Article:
People in the White House are talking about tax increases. What will those tax increases be? Will they be focused more on people or on businesses? And if businesses are targeted, will the increased taxes apply to all businesses or just businesses over a certain number of employees? If additional tax burdens apply to a business once it has 51 or more employees, what would a struggling business with 51 or 52 employees likely to do? If you say “fire enough people to drop below the new tax level,” you’re right, and obviously not a government economist. So the prospect of increasing taxes is producing uncertainty.

In the same Reuters report talking about increasing taxes, Paul Volker also floated the idea of a European-style value-added tax. If you think our current tax system is complex, the VAT adds yet another layer of complexity on top of it. And his comment doesn’t show any assurance that our current income tax would be replaced by a VAT, so I’m left to believe that we would have a VAT on top of our current income tax. Adding a VAT to business would produce uncertainty.

Even though much of the science behind human-caused global warming has been shown now to be fraudulent, eco-freaks and people in government are still pushing for a carbon tax. Since everything humans do, including simply breathing, produces CO2, a carbon tax would affect every business, and not in a nice way. Discussion of a carbon tax like Cap and Trade produces uncertainty.

The tax breaks signed into law by President Bush are scheduled to expire in 2010. Will Congress renew the tax breaks, or will it let them expire? The expiring tax breaks would mean a hike in the taxes paid by businesses, and increasing taxes on businesses just puts an additional burden on them in an already tough economy. Not knowing whether the current tax breaks will remain or vanish away produces uncertainty.

Every time government steps into a business and tells it what it may or may not do, it is creating uncertainty. Will this meddling change with the next administration? Will it change with the next big scandal or witch-hunt? Toyota is being pummeled by the government for a run-away acceleration problem which is most certainly mostly hype and partially driver error. But government, who controls Toyota’s competitors, is creating a hostile work environment and fining Toyota over this latest bugaboo. Not knowing if government will allow a business to actually do its job produces uncertainty.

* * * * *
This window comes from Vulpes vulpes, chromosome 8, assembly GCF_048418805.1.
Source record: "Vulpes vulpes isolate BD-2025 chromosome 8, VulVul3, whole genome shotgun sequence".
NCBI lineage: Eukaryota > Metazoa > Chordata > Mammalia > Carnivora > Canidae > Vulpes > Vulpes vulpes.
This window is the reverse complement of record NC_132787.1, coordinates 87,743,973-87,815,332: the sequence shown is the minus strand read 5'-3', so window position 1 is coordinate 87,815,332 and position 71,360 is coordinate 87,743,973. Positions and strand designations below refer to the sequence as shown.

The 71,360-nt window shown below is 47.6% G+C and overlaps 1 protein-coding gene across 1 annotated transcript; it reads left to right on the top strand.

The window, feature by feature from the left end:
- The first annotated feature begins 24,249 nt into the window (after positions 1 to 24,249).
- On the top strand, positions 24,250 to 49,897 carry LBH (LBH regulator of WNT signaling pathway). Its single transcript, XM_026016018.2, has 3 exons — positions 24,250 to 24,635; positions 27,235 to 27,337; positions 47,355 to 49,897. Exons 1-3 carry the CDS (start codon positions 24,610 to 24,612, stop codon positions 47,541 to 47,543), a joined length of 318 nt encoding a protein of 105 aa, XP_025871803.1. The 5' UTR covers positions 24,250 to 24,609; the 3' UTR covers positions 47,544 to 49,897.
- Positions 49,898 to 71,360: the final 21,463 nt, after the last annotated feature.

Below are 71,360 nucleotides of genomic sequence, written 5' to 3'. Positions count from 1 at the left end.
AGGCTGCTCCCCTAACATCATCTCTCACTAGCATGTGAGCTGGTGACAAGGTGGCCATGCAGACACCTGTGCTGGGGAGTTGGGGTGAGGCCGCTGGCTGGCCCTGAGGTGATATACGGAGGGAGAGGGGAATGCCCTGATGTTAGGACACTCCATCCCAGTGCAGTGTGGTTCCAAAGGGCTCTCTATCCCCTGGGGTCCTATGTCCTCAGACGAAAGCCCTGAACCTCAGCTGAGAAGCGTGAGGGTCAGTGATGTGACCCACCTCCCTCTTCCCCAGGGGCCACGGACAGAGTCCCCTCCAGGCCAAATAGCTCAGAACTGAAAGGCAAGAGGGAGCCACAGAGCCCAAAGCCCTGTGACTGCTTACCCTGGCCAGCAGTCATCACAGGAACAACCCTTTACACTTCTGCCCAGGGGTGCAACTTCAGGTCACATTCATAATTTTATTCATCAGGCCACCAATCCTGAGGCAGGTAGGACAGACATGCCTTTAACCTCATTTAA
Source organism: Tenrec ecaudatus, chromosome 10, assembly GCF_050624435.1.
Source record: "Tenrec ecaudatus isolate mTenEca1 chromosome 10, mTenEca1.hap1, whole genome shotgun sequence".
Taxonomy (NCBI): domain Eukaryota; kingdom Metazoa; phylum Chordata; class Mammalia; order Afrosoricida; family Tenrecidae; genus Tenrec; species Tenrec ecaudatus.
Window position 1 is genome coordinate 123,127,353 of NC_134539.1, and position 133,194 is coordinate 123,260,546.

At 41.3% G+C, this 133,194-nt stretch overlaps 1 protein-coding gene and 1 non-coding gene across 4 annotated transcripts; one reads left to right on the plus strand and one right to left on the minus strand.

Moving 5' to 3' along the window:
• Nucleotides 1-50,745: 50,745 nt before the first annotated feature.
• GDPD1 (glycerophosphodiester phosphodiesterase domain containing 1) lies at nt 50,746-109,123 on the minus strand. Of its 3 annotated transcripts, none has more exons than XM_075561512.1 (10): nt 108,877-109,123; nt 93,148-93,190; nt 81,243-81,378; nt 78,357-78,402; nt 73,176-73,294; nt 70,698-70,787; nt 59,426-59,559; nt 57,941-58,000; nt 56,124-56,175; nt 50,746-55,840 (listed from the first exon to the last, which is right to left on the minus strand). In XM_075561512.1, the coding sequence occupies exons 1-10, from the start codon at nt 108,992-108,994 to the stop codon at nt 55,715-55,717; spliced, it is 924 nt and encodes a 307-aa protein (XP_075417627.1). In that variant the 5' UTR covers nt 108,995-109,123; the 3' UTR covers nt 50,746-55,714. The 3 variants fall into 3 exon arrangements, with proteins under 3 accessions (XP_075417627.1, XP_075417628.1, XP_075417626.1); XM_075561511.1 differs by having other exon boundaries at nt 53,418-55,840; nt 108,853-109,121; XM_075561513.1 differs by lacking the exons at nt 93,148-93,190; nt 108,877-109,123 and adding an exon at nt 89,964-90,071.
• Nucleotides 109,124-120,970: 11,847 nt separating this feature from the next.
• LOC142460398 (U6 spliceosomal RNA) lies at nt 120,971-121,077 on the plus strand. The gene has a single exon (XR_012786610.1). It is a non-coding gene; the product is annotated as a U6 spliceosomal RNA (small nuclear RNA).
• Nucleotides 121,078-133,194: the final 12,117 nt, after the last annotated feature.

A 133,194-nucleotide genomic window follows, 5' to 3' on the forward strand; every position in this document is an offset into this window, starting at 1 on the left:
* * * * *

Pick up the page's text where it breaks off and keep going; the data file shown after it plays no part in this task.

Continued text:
Government isn’t able to create wealth; it can only take it from one person to give to another. And while it is transferring the wealth, some of it sticks in the bureaucracy, so this wealth transference isn’t efficient. Likewise, government cannot create jobs that will stimulate the economy. The most it may do is create government jobs that require taking more of the nation’s wealth to feed the bureaucrats. And that way does not lie prosperity, just more government bureaucracy.

To promote the common welfare, stimulate the economy, and foster the creation of real jobs, government needs to make it easier for businesses to do their business. Our government could easily do that by lowering taxes and reducing uncertainty. But as long as this administration, or any other one, continues to make the future scary and uncertain for businesses, we will be slow to exit this recession, and businesses will be reluctant to hire new people or even keep all of their employees on.

Next time you read that joblessness or recession numbers are unexpected, you may rest assured that you are dealing with someone who doesn’t understand business, even if they have a Ph.D. in economics. Why else would they be so surprised?